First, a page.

Monday, August 24, 2015

Turkeys on parade

Summer has reached the later part of its season here on Roundtop.  The woodland birds have fledged and are out on their own—often with clownish feather-do’s in some weird combination of baby feathers and adult plumage.  Saturday night saw a decent early-season migration.  On Sunday morning I saw a flock of robins, about half of them this year’s young birds.  I also found a few warblers, which is never more than I see here.  Roundtop isn’t a warbler hotspot, by any means.

On Friday evening I found, again, the family of wild turkey I occasionally see.  They were stalking the edge of a cornfield, the young poults already grown since the last time I saw them, which wasn’t very long ago.  There were more of them than I could fit in the frame--another hen and several more poults.
 can see a change in the undergrowth of the forest—there’s less of it.  The first of spring annual plants often die back after they flower.  For me, this amounts to being able to see deeper into the forest again, instead of finding a thick curtain of greenery obscuring anything more than 10 feet away.

This summer is shaping up to be less hot than average—it’s still too warm for me.  I’m ready for fall with the first day of 90 degree day.  This year, that came later than it often does and didn’t last as long as usual, too.  At least this summer wasn’t a constant stream of hazy, hot and humid days, but instead was a constant stream of warmer than average days, with no seesawing back and forth between hot and cooler.  It was just constantly in the mid to upper 80s, and the night time temperature didn’t drop as it often does.  As a result the overall effect was a summer about 2.5 degrees hotter than the average of the previous years.  Right now it looks like the 10th hottest August of recorded temperatures in this area.  As I said earlier, I am ready for fall, but I know I’m going to have to wait a while longer.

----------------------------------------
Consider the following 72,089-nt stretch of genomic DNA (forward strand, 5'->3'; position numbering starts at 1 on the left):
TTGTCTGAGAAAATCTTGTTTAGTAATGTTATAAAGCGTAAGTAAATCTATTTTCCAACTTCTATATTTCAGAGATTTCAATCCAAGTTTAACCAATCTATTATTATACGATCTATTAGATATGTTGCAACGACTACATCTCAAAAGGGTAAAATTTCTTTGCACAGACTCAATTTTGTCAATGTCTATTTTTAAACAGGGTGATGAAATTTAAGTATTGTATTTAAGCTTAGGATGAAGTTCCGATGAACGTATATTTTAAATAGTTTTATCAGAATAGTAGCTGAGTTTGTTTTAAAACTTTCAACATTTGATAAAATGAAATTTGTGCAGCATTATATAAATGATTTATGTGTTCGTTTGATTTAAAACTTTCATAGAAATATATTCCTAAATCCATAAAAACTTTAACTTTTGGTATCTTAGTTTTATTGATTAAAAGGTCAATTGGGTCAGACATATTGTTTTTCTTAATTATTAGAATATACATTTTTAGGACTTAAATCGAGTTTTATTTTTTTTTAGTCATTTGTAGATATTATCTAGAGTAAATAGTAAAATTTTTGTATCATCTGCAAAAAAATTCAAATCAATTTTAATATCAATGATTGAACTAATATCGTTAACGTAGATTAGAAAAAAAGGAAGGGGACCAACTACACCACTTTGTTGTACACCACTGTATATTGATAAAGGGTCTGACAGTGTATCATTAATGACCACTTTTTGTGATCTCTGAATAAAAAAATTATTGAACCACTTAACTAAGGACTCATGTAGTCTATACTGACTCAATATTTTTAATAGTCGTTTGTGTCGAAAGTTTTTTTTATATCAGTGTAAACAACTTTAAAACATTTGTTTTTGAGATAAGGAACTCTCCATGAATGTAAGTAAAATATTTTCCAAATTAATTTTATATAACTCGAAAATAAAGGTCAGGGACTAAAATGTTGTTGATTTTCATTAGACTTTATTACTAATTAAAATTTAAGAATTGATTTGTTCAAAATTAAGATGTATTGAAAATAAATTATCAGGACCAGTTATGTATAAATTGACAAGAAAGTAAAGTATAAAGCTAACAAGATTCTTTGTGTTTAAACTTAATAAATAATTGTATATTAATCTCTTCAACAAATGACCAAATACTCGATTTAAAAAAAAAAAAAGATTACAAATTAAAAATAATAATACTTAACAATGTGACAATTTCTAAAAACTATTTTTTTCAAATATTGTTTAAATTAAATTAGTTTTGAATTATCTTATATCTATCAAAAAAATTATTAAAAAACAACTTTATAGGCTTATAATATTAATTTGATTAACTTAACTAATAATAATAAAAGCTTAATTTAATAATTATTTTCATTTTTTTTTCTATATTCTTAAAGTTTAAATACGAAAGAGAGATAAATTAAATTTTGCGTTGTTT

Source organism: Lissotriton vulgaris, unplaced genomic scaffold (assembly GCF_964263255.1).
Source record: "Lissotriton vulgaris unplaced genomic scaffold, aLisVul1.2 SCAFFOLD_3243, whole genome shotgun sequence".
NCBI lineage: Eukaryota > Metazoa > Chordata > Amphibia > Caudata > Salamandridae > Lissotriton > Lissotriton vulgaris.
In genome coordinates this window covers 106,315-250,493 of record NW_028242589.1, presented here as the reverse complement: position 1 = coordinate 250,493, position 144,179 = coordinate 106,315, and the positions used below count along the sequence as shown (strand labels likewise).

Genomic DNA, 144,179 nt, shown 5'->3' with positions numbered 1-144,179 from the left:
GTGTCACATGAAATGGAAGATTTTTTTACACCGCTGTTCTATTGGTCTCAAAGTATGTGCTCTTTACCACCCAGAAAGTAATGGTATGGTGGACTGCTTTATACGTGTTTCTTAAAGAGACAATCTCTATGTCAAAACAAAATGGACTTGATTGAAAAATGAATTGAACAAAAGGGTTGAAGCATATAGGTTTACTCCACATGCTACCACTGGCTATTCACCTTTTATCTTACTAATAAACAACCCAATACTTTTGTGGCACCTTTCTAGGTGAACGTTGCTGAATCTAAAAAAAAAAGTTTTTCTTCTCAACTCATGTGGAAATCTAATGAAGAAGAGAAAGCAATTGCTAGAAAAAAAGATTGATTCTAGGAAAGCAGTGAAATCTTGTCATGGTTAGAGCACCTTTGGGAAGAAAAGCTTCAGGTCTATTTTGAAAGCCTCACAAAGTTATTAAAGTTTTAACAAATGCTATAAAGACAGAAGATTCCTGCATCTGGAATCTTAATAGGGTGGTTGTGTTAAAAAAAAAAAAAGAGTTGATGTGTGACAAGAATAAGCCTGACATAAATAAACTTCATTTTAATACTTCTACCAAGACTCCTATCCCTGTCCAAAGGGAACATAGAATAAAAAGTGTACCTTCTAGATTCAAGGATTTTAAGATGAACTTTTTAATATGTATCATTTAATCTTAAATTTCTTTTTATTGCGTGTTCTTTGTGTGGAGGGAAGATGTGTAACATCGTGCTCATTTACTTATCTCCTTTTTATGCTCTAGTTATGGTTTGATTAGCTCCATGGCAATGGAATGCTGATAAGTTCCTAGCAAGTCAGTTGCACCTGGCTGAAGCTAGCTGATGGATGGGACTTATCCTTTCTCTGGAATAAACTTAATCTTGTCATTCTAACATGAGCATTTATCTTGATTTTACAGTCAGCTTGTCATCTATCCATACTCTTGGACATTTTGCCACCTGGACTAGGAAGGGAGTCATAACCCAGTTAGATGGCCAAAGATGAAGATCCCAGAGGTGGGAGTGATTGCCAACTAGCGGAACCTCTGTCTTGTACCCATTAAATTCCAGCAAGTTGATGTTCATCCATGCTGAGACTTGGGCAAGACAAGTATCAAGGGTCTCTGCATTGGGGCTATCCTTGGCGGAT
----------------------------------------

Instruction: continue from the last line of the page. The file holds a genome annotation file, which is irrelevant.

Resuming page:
Scott said...

I think I may have mentioned that nearly all of our turkey poults (and there were quite a few this year) seem to have met their ends. It's so discouraging. However, we have a plethora of Cooper's Hawks and foxes around here, so I'm not surprised, just disappointed.

There are two hens who have paired up and have one very young poult between them. Each day, I expect to see the hens alone, but the poult has managed to make it so far. This morning, the poult was foraging for food in one of the trails, and the two hens were each about 5-8 feet away. It would have been "easy pickings" for a Cooper's Hawk.

We don't have a lot of adult mortality, but we do have some (disease, coyotes, speeding cars). We can get by with limited recruitment of new birds, but we have to have more than just one new bird each year. Maybe there are more successful broods wandering other parts of my preserve of which I'm not aware. I hope so.

Kali and I observed 9 Common Nighthawks over our fields last evening (Sunday)-- our first observations this year! Fall is on its way.

Carolyn H said...

Scott: that's a shame about your turkey poults. Perhaps this is just an extra bad year for mortality for them. I always see these along the road. I imagine it's only because the road isn't heavily traveled that I'm still seeing so many of them.